Synagogues and Temples
There was a time when synagogues were places to pray, to find peace, to meet our religious obligations as Jewish people, to meet our co-religionists, to feel refreshed and renewed. The synagogue was a place we could shed our weekly worries, where we could pray for our beloved parents who had passed on to their eternity, where we celebrated the holy days and the holidays, where we learned, where we listened and followed the tenets of the Torah, where we could participate and feel proud and comfortable with our Jewishness, our religion, our faith. It was a place where we felt accepted and appreciated for who we are.
The Rabbi was our leader, our teacher, a man whose godliness shone through his actions, through his knowledge, through his teachings, through his ability to listen, to empathize, to advise and to help. He was able to assist in solving problems, he knew what was right and what was not. He would do “scheinles” (decide if the flaw of a chicken made it unfit to consume); he assisted in selling chometz (bread products) to non-Jews (he actually helped to pay the real or imaginary recipients to symbolically keep them over the Passover holiday). He would visit the sick, and comfort the bereaved. He presided over circumcisions, over bar mitzvahs and much more. He commemorated the meaningful aspects of the human life cycle. His knowledge was great and his dispensations were just. He was the human representative of haschem, godliness surrounded his very being. He was respected and honored by his congregation.
When synagogues became temples life changed. Today's synagogue/temple can be likened to a smaller or larger bureaucracy. The Rabbi is titular head of the place. He can be male or female, although the majority of “Rabonim” are as yet of the male gender (although it is changing slowly in the learning institutions). The potential Rabbi is interviewed by a board of the designated congregation. He is interviewed by a chosen few of the board. They look at his background, get references, want to know about his personal and public life, judge him by his looks, his demeanor, what impression he may or may not make. If they are pleased sufficiently they will ask him to lead a service . He appears before the entire board, the would be the “machers and knackers,” the elitists of the congregation. He must understand children and adults, must be able to cater to all areas of human personality, must accept the salary that is offered, must officiate and attend all important life events, must be able to please outside religionists as well, must be able to do conversions, must be a good speaker, and must if at all possible have lived a moral life (as interpreted by the interviewers). He must be ecumenical, must be able to teach and to “sing” to the tune of a critical, skewed crew of human beings who have their own agenda of competency, decency or otherwise. Most of all he must be the Personality Kid. Underneath his veneer and charming personality he could be a hidden molester, as long as the “important” people in the bureaucracy of the congregation find him pleasing. The interviewers are most likely “important” people: folks who own businesses, and have money and status of various kinds. They are not the knowledgeable folks who understand human nature, human relations and people.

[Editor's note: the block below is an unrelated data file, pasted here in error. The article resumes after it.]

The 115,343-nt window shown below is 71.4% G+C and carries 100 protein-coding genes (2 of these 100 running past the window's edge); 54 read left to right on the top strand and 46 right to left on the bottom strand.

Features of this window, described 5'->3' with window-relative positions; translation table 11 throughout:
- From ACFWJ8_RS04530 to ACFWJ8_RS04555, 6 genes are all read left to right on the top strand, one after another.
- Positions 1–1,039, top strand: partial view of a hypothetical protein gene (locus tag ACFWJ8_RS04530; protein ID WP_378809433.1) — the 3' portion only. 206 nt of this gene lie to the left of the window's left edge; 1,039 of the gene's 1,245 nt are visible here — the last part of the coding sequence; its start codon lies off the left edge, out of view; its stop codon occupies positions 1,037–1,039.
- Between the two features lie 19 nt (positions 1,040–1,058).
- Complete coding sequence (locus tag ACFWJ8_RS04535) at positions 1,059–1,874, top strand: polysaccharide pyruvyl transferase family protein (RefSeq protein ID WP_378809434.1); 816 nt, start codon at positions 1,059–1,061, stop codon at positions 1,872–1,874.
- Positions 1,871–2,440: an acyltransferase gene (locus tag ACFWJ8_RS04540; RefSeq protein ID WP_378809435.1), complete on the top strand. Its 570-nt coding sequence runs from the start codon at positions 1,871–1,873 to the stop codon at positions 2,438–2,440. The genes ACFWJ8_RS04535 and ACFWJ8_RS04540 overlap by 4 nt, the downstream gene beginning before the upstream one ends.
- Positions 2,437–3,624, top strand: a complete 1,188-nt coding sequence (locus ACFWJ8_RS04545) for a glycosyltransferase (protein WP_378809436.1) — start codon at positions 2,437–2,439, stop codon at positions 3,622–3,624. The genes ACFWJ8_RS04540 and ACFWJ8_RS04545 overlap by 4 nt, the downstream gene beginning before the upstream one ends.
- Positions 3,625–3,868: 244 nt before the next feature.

The congregants who are the members of the temple/synagogue are sometimes folk who vie for honors. They disregard the people who are real folk, who need understanding, love and respect, who have ordinary common human needs. There are the “rulies;” they dominate and insult others who do not do what they “must.” They use their rules to inflict pain on those who do not count with these self appointed bosses. They insult and shame in their ignorance and evil spirit. They are those who ascertain that no noise must be made by shuffling feet, accidental cell phone noises, not cutting challahs exactly at the right moment, etc. They will often on a one to one basis use expletives with a member whose kipah accidentally fell off his head.
For the common human there is no friendly greeting at the door, he is not welcomed, he is viewed as vermin or, even worse, as a nonperson. There is no camaraderie except for a few cliques or people of money or self appointed bosses who wear big hats, or former stutterers who feel good by denigrating older members of the congregation who do not follow the attacker's edicts and cut the “Motzie” at the wrong end.
unfortunately have turned into hierarchies.
Is it any wonder that the attendance has shrunken, that less and less
people want to attend synagogues, that human kindness and understanding,
camaraderie, friendship and love has left the holy portals of the houses of
prayer, that would be dictators have become the rulers over ordinary truly good
human beings, that rabbis must bow to the whims and bosses of the congregation? Rabbis no longer set the tone of the houses of worship;
understanding and love has left and congregational positions have become
alternate status symbols for an unfortunate group of questionable people.
Dr. Ursula A. Falk is a psychotherapist in private practice and the author of several books and articles.